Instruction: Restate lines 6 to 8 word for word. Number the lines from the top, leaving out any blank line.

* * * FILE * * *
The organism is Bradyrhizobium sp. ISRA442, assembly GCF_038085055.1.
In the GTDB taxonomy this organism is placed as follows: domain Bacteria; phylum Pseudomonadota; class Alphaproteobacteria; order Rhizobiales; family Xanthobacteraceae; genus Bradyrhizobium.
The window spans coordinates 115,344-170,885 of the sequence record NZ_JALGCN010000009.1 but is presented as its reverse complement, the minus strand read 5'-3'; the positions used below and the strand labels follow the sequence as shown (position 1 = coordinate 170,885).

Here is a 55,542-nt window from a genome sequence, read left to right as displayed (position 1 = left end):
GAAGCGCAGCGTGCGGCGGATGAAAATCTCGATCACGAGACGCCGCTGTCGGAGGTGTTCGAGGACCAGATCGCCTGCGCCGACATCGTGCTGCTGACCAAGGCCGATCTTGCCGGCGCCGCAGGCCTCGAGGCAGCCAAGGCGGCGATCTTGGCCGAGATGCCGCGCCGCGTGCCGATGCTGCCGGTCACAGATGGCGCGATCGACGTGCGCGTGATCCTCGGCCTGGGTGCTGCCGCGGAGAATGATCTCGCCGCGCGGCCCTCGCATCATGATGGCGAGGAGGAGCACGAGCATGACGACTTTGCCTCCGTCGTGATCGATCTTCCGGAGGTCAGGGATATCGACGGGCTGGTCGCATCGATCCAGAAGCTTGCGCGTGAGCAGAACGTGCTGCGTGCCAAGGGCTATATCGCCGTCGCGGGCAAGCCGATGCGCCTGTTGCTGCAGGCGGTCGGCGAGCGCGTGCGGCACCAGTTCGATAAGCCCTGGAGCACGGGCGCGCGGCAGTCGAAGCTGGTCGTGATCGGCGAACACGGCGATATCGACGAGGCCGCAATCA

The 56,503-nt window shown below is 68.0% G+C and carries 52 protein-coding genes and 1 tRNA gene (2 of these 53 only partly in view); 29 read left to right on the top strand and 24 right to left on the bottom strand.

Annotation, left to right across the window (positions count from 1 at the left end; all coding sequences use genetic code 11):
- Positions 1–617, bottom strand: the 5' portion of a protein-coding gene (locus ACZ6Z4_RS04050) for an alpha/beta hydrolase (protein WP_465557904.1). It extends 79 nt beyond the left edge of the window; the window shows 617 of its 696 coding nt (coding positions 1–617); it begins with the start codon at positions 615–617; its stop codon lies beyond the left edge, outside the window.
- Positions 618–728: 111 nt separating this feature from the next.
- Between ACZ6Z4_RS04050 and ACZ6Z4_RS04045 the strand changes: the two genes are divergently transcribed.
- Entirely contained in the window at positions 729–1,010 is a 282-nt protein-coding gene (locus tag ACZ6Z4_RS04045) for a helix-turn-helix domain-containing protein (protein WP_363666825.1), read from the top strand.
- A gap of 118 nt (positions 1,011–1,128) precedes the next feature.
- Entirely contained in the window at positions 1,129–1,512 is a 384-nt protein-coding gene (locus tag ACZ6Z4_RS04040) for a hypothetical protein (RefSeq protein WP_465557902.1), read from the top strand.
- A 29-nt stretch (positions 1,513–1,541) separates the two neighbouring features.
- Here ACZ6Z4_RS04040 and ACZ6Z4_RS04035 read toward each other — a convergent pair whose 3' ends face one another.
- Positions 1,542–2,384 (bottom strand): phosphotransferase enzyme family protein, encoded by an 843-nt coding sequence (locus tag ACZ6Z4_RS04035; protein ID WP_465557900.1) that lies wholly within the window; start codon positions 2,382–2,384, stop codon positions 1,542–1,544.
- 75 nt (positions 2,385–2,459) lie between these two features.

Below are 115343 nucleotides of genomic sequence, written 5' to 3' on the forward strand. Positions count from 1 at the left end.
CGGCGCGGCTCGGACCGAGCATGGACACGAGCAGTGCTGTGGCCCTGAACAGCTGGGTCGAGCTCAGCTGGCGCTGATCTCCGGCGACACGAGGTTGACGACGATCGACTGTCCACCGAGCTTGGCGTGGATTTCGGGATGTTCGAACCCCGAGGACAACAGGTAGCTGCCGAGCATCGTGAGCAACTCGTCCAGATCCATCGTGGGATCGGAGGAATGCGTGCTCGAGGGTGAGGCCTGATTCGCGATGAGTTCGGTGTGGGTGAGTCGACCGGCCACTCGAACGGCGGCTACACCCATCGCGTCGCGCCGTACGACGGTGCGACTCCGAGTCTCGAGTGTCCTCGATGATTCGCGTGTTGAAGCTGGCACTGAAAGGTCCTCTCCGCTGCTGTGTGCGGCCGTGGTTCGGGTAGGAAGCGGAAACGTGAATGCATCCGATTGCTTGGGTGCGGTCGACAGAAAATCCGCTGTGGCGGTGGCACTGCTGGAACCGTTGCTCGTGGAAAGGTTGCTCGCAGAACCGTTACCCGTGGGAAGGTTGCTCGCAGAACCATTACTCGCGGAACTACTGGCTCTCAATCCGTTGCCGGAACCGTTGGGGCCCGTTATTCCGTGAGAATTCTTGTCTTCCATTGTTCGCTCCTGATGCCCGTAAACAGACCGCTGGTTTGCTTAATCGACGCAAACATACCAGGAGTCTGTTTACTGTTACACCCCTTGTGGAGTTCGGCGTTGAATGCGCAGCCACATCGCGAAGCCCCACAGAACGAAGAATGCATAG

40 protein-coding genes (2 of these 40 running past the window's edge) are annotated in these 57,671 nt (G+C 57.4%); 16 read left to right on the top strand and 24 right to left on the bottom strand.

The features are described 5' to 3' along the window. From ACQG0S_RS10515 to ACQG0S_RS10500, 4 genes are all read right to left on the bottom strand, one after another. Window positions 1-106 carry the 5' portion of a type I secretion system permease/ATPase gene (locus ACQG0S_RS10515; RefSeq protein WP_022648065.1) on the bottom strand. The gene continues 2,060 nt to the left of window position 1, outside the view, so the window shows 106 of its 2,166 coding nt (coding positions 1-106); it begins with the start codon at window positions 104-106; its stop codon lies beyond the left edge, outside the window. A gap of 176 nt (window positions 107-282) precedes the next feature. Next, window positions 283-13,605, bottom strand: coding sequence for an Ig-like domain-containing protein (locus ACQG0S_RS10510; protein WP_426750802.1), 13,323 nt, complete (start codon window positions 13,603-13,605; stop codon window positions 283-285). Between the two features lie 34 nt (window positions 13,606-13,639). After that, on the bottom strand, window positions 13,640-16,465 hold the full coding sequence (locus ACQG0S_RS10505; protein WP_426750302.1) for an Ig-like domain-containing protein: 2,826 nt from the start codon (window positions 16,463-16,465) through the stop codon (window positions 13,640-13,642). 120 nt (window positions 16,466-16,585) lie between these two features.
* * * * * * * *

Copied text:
The 56,503-nt window shown below is 68.0% G+C and carries 52 protein-coding genes and 1 tRNA gene (2 of these 53 only partly in view); 29 read left to right on the top strand and 24 right to left on the bottom strand.

Annotation, left to right across the window (positions count from 1 at the left end; all coding sequences use genetic code 11):
- Positions 1–617, bottom strand: the 5' portion of a protein-coding gene (locus ACZ6Z4_RS04050) for an alpha/beta hydrolase (protein WP_465557904.1). It extends 79 nt beyond the left edge of the window; the window shows 617 of its 696 coding nt (coding positions 1–617); it begins with the start codon at positions 615–617; its stop codon lies beyond the left edge, outside the window.